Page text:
Treasury to wind down MBS with up to $10 billion in monthy sales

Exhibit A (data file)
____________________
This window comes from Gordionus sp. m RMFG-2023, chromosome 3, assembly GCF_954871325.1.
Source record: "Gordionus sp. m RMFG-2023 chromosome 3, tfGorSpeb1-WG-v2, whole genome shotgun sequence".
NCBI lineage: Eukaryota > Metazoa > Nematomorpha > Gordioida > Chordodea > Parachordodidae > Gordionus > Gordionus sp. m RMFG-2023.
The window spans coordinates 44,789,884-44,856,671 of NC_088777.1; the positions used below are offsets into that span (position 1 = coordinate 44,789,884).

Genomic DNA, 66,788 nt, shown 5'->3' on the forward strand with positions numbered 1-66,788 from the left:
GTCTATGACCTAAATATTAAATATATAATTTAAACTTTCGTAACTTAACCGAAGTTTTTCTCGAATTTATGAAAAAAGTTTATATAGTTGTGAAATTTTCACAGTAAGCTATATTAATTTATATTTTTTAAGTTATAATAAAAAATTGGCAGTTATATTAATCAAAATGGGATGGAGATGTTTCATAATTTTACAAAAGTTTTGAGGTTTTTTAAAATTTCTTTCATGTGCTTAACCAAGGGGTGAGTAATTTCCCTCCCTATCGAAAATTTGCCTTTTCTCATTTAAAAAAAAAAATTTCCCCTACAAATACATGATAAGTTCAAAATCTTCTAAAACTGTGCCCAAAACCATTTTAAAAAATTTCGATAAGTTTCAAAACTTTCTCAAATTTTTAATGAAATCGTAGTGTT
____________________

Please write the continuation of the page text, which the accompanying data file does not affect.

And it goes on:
The Treasury Department will begin offloading its portfolio of $142 billion in agency-guaranteed mortgage-backed securities by selling up to $10 billion worth monthly, the agency said Monday. The Treasury acquired the securities in 2008 and 2009 to free up bank balance sheets as the market for agency-guaranteed MBS froze in the heat of the financial crisis. Congress approved the buyback of the securities through the Housing and Economic Recovery Act of 2008. "The market for agency-guaranteed MBS has notably improved since the time Treasury purchased these securities in 2008 and 2009. Based on current market prices, Treasury expects to make a profit for taxpayers on this investment," the agency said Monday. Three years ago, the Treasury assigned the management of the MBS portfolio to State Street Global Advisors (STT). The same firm will manage the winding down of the portfolio. The move is part of the Treasury's ongoing plan to distance itself from investments made in 2008 and 2009 to loosen the liquidity at financial firms during the financial crisis. The Treasury already sold its final share of Citigroup (C) common stock acquired through the Troubled Asset Relief Program. On that sale, the Treasury pulled in a $12 billion profit for taxpayers. The administration also recovered $9.6 billion in TARP repayments through the sale of Ally Financial trust preferred securities and through American International Group's (AIG) recent decision to sell its stake in MetLife (MET) to help pay back the government. Write to Kerri Panchuk.